2. Integrate budgeting and spending tracking into the marketing planning process
Challenge: The marketing budgeting process is under increased pressure for better visibility, transparency and accountability. Marketing typically is one of the largest budget items, yet most marketing organizations lack a consistent, clear way to integrate budgeting and spending tracking into their marketing planning and execution processes. As a result, they are challenged to ensure that budgets are appropriately allocated to each program; track program spending for each plan/campaign at a detailed level; and easily report on planned vs. committed vs. available funds for plans/campaigns.
Without this detailed visibility, it is difficult to put controls in place to reduce or eliminate negative spending surprises. It’s also difficult to realign marketing budgets mid-year because one cannot easily understand the impact of any realignment on current campaigns and overall marketing objectives.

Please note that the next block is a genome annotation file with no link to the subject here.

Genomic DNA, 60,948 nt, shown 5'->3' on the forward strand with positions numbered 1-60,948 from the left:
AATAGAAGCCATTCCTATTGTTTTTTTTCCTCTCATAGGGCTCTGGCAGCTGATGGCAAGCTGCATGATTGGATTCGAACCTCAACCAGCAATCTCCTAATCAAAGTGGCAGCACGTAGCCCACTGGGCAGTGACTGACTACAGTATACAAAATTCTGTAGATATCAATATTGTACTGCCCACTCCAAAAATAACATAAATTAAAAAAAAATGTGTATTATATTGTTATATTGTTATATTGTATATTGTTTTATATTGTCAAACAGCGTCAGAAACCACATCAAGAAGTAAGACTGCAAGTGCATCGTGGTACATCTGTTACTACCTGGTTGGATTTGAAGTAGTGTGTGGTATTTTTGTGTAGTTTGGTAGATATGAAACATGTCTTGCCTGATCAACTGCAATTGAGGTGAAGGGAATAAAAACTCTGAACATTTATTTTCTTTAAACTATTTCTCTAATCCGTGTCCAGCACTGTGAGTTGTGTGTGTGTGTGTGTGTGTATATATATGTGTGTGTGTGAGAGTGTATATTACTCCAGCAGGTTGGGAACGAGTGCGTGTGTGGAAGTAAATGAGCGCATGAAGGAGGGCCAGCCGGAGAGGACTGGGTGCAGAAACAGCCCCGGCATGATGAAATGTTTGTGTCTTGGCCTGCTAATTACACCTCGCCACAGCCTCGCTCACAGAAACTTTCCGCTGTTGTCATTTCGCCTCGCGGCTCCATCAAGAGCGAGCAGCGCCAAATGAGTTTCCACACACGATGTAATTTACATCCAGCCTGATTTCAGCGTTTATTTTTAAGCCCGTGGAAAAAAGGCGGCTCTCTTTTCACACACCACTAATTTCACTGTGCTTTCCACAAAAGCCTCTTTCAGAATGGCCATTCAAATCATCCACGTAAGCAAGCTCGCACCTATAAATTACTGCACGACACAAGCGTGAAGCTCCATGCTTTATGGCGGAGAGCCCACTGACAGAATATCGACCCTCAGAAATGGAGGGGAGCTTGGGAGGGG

Best practice: Integrate the budgeting and marketing planning processes, as well as the spending tracking and marketing execution processes. It enables marketing managers to define and track how much is budgeted, planned, already committed, already spent and remaining at an overall marketing plan or at a detailed campaign or activity/event level; track these numbers by month or quarter or fiscal year; and link them to specific G/L accounts in financial systems.
Instead of using multiple spreadsheets and reconciling them manually, a marketing operations management (MOM) system makes it easy to achieve these objectives.
3. Create and manage a detailed plan for a marketing campaign